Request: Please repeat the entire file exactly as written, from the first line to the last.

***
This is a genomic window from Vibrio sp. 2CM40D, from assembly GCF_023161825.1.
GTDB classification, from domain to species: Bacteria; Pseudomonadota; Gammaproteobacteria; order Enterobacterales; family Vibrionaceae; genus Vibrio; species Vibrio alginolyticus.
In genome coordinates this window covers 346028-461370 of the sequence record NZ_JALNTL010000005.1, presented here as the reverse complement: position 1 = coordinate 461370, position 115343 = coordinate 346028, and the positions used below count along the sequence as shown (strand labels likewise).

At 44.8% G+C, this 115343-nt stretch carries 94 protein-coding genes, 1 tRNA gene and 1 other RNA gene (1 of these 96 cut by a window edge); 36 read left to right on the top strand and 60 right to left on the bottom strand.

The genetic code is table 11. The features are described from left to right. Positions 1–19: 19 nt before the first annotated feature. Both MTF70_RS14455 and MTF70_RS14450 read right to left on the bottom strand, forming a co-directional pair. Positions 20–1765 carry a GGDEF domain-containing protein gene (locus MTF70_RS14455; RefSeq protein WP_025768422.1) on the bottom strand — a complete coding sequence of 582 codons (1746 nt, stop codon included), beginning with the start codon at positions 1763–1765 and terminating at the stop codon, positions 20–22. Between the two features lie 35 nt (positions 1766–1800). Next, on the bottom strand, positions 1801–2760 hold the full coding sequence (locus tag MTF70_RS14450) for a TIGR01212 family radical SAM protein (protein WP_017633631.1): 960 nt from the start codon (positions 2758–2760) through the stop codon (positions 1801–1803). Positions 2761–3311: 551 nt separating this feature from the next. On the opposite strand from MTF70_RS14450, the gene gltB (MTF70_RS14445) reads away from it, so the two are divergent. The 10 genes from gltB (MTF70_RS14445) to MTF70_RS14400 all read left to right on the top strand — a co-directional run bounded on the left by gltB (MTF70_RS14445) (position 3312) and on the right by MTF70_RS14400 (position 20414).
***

This is a genomic window from Vibrio sp. 2CM40D, from assembly GCF_023161825.1.
GTDB classification, from domain to species: Bacteria; Pseudomonadota; Gammaproteobacteria; order Enterobacterales; family Vibrionaceae; genus Vibrio; species Vibrio alginolyticus.
In genome coordinates this window covers 346028-461370 of the sequence record NZ_JALNTL010000005.1, presented here as the reverse complement: position 1 = coordinate 461370, position 115343 = coordinate 346028, and the positions used below count along the sequence as shown (strand labels likewise).

At 44.8% G+C, this 115343-nt stretch carries 94 protein-coding genes, 1 tRNA gene and 1 other RNA gene (1 of these 96 cut by a window edge); 36 read left to right on the top strand and 60 right to left on the bottom strand.

The genetic code is table 11. The features are described from left to right. Positions 1–19: 19 nt before the first annotated feature. Both MTF70_RS14455 and MTF70_RS14450 read right to left on the bottom strand, forming a co-directional pair. Positions 20–1765 carry a GGDEF domain-containing protein gene (locus MTF70_RS14455; RefSeq protein WP_025768422.1) on the bottom strand — a complete coding sequence of 582 codons (1746 nt, stop codon included), beginning with the start codon at positions 1763–1765 and terminating at the stop codon, positions 20–22. Between the two features lie 35 nt (positions 1766–1800). Next, on the bottom strand, positions 1801–2760 hold the full coding sequence (locus tag MTF70_RS14450) for a TIGR01212 family radical SAM protein (protein WP_017633631.1): 960 nt from the start codon (positions 2758–2760) through the stop codon (positions 1801–1803). Positions 2761–3311: 551 nt separating this feature from the next. On the opposite strand from MTF70_RS14450, the gene gltB (MTF70_RS14445) reads away from it, so the two are divergent. The 10 genes from gltB (MTF70_RS14445) to MTF70_RS14400 all read left to right on the top strand — a co-directional run bounded on the left by gltB (MTF70_RS14445) (position 3312) and on the right by MTF70_RS14400 (position 20414).